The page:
The circles in the chart12 above show the change in price of commodities versus the S&P 500. When these shifts occur, the change is often pronounced and swift.
MLPs are an out-of-favor sector, with attractive valuations and improving fundamentals. They offer good income, lower interest rate risk than bonds and distribution growth tied to the US energy sector. We believe the rotation is happening and the result is showing up in our investment result.
Our record investing is the sector is excellent. This month, our MLP returns were up 7.10%, and we outperformed both the Alerian and S&P Indexes. Our long term record is attractive versus these indices. With the severe decline in oil from 2014-2016 our performance along with the Alerian Index, dramatically underperformed the S&P 500. The underperformance was so pronounced we have argued that a mean reversion should occur and lead to MLPs and IGA’s MLP SMA performance outperforming. We believe that this reversion has commenced this month and should continue to demonstrate solid outperformance, particularly if the equity and bond markets struggle.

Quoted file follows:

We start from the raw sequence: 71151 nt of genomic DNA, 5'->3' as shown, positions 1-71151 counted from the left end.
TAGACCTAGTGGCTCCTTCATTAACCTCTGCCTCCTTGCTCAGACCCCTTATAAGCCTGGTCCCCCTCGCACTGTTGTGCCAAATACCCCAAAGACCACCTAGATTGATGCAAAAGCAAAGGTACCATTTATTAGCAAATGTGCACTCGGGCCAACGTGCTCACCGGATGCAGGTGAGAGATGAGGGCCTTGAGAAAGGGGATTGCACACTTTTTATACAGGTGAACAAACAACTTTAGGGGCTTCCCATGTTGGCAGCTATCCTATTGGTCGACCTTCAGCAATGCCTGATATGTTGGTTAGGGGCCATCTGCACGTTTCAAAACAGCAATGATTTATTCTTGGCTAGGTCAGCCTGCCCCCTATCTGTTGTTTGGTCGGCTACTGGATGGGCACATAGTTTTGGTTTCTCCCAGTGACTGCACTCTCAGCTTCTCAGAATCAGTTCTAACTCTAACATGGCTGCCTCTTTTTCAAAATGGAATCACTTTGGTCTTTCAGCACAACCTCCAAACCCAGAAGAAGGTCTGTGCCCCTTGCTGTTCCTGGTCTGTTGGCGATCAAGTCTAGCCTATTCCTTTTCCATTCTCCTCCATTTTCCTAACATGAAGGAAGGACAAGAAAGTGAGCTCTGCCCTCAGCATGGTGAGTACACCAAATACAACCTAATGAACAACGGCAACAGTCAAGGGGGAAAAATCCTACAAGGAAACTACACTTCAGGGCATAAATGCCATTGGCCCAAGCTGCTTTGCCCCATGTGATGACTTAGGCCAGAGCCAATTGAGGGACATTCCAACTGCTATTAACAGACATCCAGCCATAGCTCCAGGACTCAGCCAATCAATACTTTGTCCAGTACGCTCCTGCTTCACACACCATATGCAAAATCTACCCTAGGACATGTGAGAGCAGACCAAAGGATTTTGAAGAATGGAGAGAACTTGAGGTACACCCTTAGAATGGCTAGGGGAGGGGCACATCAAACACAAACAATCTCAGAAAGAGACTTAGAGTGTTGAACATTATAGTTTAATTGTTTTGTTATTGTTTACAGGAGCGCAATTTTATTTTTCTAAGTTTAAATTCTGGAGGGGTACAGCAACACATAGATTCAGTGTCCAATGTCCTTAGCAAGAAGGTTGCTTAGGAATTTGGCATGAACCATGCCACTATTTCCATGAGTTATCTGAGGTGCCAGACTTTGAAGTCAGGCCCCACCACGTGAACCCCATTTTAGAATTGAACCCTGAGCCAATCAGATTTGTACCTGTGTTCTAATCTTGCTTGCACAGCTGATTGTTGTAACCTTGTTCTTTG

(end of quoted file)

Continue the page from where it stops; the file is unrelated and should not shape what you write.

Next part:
The table below shows IGA’s MLP SMA performance versus Alerian AMZX and S&P 500 SPY total return since 2000. Note the one year underperformance of IGA MLP SMAs of 35.77% and 8.06% outperformance to the S&P 500 since 2000.
IGA MLP SMA performance on a monthly compared with Alerian AMZX and S&P 500. Note solid outperformance of IGA MLP SMAs to S&P 500 in 2001 and 2002 (tech bubble crash) and in 2009 and 2010 (financial crisis). We have noted following major declines, MLPs are negatively correlated to the stock market as investors move to income generating assets like MLPs.
IGAs MLP SMAs in combination with a hedged concentrated stock position offers exceptional value in a potentially risky market environment.
Grantham’s Melt-Up Scenario: